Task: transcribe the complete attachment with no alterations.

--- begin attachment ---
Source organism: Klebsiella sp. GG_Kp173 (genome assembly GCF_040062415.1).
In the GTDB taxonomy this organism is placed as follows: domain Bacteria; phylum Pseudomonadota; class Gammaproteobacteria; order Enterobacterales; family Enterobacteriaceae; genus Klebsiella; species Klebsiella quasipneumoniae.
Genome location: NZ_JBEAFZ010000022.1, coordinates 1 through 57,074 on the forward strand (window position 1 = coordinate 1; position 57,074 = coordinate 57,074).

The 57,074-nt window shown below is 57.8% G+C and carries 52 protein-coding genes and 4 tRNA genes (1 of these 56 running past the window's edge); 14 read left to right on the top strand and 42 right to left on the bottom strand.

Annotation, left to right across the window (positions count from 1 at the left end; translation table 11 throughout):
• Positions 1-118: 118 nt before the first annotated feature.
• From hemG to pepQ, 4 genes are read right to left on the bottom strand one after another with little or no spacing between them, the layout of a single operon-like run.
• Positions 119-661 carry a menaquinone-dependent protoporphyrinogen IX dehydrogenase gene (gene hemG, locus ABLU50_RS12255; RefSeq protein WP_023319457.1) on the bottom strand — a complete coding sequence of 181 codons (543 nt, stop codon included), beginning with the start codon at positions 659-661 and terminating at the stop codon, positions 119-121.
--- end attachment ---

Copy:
Source organism: Klebsiella sp. GG_Kp173 (genome assembly GCF_040062415.1).
In the GTDB taxonomy this organism is placed as follows: domain Bacteria; phylum Pseudomonadota; class Gammaproteobacteria; order Enterobacterales; family Enterobacteriaceae; genus Klebsiella; species Klebsiella quasipneumoniae.
Genome location: NZ_JBEAFZ010000022.1, coordinates 1 through 57,074 on the forward strand (window position 1 = coordinate 1; position 57,074 = coordinate 57,074).

The 57,074-nt window shown below is 57.8% G+C and carries 52 protein-coding genes and 4 tRNA genes (1 of these 56 running past the window's edge); 14 read left to right on the top strand and 42 right to left on the bottom strand.

Annotation, left to right across the window (positions count from 1 at the left end; translation table 11 throughout):
• Positions 1-118: 118 nt before the first annotated feature.
• From hemG to pepQ, 4 genes are read right to left on the bottom strand one after another with little or no spacing between them, the layout of a single operon-like run.
• Positions 119-661 carry a menaquinone-dependent protoporphyrinogen IX dehydrogenase gene (gene hemG, locus ABLU50_RS12255; RefSeq protein WP_023319457.1) on the bottom strand — a complete coding sequence of 181 codons (543 nt, stop codon included), beginning with the start codon at positions 659-661 and terminating at the stop codon, positions 119-121.